Facebook’s Libra prompts reaction from European, US authorities

Facebook’s Libra prompts reaction from European, US authorities

Facebook’s Libra prompts reaction from European, US authorities

After months of speculation and anticipation, US social media giant Facebook yesterday unveiled its cryptocurrency project Libra, a digital coin backed by a basket of low-volatility assets and running on a proprietary blockchain. The coin is expected to be launched in the first half of next year, but it has already encountered some resistance from authorities in Europe and the US.

As reported by Bloomberg yesterday, the French finance minister Bruno Le Maire, opined that Facebook’s upcoming digital coin could not become a sovereign currency.

“It is out of question,” Le Maire said, as quoted by Bloomberg. “It can’t and it must not happen.”

Bank of England governor Mark Carney also commented on Libra during the European Central Bank’s annual symposium in Sintra, Portugal. Carney said that regulators need to approach the project with an “open mind”, but indicated that there would be a coordinated effort between regulators to examine the technology.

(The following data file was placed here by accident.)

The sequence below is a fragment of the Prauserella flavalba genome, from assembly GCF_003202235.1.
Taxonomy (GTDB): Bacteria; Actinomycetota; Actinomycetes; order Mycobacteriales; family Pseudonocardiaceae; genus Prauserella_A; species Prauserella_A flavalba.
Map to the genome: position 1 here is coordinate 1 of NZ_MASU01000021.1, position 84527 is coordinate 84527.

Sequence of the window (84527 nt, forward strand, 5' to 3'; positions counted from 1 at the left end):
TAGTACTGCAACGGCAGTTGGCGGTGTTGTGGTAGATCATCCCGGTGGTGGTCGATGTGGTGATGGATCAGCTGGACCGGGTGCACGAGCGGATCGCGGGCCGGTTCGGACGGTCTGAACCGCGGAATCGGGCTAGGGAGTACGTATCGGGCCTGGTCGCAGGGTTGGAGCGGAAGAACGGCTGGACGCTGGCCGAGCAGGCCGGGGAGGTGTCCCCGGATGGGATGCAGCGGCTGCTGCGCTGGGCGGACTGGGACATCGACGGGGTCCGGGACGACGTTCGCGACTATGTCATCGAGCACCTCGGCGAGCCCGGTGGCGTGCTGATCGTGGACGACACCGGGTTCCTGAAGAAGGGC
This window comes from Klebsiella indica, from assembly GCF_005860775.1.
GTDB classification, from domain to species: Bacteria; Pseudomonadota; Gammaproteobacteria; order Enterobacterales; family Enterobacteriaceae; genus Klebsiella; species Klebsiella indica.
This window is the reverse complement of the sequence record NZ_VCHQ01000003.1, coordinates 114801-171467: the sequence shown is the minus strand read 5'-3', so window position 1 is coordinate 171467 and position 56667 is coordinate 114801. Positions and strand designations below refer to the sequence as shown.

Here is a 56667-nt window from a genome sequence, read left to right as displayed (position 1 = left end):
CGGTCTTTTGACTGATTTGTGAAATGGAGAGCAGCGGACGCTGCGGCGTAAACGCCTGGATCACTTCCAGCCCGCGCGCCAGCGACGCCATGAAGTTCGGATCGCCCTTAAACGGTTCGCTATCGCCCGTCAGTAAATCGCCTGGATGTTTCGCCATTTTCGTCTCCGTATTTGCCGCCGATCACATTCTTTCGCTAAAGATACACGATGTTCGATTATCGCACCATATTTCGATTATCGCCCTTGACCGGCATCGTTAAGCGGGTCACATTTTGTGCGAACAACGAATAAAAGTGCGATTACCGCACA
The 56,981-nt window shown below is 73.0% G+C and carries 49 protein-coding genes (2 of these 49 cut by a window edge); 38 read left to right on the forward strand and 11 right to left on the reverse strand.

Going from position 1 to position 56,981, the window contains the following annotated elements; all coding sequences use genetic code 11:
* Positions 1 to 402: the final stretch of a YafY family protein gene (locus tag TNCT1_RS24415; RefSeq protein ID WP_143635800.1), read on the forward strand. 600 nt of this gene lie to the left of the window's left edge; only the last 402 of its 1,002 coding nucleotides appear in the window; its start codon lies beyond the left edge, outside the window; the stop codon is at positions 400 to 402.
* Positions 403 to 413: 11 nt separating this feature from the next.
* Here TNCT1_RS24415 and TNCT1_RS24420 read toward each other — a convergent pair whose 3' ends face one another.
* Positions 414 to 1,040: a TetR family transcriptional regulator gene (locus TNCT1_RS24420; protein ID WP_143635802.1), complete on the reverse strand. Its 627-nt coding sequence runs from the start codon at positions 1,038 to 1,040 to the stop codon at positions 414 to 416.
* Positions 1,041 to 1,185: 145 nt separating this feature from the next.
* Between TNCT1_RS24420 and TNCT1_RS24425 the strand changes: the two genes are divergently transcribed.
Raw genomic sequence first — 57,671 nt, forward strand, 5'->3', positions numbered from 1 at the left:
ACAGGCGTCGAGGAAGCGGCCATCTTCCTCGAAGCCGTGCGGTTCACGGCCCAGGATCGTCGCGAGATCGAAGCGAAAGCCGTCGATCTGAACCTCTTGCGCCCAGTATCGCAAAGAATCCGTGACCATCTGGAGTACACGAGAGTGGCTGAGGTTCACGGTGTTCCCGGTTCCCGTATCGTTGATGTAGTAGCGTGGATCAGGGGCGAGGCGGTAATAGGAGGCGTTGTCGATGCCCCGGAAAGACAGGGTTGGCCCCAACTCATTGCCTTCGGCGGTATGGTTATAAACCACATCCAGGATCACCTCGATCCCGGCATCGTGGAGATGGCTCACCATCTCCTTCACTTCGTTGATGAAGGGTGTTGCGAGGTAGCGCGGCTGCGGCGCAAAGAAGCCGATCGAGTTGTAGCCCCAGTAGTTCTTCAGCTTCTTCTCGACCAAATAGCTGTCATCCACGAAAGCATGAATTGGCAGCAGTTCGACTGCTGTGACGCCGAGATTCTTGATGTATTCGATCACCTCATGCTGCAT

“Anything that works in this world will become instantly systemic and will have to be subject to the highest standards off regulation,” he also said.

Meanwhile, Markus Ferber, a German member of the European Parliament warned that given Facebook’s massive user base, Libra might put the social network in a position to become a “shadow bank”, so regulators should be on high alert.

US lawmakers react to Libra

Meanwhile in the US, the head of the House of Representatives Financial Services Committee Maxine Waters has asked Facebook to temporarily stop development on the project. Waters expressed concerns over Facebook’s “unchecked expansion” and the lack of “clear regulatory framework to provide strong protections for investors, consumers and the economy” when it comes to cryptocurrencies, industry website Coindesk reported. This sentiment has been echoed by other US lawmakers. Waters urged Facebook to testify before the committee.

A Facebook spokesperson said that the company “look forward to responding to lawmakers’ questions as this process moves forward”.

Featured image: Ink Drop / Shutterstock.com

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